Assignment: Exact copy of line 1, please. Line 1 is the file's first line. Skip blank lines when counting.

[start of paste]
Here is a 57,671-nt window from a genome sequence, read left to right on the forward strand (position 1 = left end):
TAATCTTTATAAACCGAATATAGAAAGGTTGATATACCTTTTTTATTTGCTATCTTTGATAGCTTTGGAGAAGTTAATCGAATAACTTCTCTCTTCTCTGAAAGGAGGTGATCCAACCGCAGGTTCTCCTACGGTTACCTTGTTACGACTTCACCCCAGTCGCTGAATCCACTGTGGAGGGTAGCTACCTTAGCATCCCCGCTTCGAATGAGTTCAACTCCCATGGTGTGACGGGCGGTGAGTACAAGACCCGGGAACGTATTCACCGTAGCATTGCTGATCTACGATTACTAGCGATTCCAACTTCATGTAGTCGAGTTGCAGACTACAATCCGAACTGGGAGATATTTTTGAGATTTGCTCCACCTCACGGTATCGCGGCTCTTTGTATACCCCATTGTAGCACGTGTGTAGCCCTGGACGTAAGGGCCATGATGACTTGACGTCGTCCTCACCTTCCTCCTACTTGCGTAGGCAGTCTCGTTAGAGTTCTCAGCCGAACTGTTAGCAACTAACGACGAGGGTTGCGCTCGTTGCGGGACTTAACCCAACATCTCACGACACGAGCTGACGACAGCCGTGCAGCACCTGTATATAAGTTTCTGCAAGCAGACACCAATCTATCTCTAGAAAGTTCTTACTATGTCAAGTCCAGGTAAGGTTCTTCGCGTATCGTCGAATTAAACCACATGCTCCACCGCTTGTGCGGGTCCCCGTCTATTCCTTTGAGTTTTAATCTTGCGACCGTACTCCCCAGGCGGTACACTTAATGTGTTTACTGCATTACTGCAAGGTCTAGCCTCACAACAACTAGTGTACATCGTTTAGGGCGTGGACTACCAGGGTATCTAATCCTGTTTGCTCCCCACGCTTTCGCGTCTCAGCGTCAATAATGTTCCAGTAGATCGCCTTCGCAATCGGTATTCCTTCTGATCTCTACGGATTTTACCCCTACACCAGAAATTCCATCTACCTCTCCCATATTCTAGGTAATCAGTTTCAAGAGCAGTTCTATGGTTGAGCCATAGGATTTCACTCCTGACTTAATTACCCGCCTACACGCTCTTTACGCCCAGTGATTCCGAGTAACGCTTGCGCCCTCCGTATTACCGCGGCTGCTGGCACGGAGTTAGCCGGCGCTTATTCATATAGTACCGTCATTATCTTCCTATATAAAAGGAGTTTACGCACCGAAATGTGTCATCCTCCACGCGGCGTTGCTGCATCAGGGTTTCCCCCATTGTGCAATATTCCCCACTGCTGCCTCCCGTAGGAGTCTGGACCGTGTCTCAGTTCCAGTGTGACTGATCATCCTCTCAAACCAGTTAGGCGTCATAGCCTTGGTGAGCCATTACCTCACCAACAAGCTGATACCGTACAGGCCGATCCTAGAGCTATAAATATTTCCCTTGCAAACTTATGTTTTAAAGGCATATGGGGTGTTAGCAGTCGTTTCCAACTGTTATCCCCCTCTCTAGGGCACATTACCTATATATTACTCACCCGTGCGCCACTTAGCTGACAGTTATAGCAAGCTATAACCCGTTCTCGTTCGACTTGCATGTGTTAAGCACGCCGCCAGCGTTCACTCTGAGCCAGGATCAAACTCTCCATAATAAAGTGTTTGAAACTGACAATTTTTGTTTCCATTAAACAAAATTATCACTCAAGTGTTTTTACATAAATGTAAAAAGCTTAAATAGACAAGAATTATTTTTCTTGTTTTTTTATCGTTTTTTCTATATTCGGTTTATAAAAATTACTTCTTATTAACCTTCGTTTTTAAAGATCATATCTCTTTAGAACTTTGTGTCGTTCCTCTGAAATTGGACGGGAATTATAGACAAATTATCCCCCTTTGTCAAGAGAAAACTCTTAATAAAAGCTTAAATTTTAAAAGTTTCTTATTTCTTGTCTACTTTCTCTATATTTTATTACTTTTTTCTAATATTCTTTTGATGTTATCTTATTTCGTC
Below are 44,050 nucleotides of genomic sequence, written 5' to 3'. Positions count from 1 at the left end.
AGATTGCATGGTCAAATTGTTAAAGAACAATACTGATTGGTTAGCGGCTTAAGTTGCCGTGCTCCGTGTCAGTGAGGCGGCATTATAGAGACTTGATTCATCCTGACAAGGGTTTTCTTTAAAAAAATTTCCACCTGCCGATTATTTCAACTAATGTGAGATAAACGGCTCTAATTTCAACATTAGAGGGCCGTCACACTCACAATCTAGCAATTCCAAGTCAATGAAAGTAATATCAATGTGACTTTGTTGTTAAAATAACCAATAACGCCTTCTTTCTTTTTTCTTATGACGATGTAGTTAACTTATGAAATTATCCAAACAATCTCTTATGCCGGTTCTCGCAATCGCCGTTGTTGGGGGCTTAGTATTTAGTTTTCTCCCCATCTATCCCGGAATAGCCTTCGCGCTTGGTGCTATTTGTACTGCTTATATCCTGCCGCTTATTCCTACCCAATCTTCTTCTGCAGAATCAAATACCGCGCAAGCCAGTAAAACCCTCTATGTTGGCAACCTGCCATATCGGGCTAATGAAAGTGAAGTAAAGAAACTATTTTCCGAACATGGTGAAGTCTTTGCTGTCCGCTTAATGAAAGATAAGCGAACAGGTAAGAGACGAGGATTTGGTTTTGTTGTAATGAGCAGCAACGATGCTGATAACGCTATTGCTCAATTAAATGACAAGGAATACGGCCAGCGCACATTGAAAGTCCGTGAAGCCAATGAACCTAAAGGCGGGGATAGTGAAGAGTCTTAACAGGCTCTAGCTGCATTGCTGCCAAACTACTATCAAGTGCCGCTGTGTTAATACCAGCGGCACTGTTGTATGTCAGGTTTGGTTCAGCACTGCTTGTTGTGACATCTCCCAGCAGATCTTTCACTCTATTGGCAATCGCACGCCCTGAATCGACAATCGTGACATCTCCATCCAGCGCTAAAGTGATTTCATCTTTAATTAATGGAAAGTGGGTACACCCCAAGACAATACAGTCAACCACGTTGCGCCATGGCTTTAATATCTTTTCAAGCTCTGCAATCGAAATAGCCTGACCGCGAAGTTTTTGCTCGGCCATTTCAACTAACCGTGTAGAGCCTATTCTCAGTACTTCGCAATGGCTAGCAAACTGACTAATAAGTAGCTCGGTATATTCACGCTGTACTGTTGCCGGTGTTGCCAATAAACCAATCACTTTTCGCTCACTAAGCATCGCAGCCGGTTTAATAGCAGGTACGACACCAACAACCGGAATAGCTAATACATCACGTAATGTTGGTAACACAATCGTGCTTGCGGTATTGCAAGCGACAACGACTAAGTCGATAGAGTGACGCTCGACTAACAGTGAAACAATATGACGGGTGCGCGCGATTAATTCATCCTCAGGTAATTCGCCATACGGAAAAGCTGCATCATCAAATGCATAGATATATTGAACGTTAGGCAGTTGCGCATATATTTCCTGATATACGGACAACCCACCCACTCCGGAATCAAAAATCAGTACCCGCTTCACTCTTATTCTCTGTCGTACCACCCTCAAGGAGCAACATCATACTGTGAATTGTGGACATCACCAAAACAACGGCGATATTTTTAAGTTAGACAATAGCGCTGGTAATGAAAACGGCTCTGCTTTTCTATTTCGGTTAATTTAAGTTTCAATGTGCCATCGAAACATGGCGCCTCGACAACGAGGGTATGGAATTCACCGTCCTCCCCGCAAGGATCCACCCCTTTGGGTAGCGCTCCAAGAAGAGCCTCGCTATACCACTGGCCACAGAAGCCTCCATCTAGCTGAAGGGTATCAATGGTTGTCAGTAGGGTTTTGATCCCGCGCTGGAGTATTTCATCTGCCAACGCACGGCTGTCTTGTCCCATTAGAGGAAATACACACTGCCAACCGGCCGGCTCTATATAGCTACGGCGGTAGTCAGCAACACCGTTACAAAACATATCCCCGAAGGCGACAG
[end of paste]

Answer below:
Here is a 57,671-nt window from a genome sequence, read left to right on the forward strand (position 1 = left end):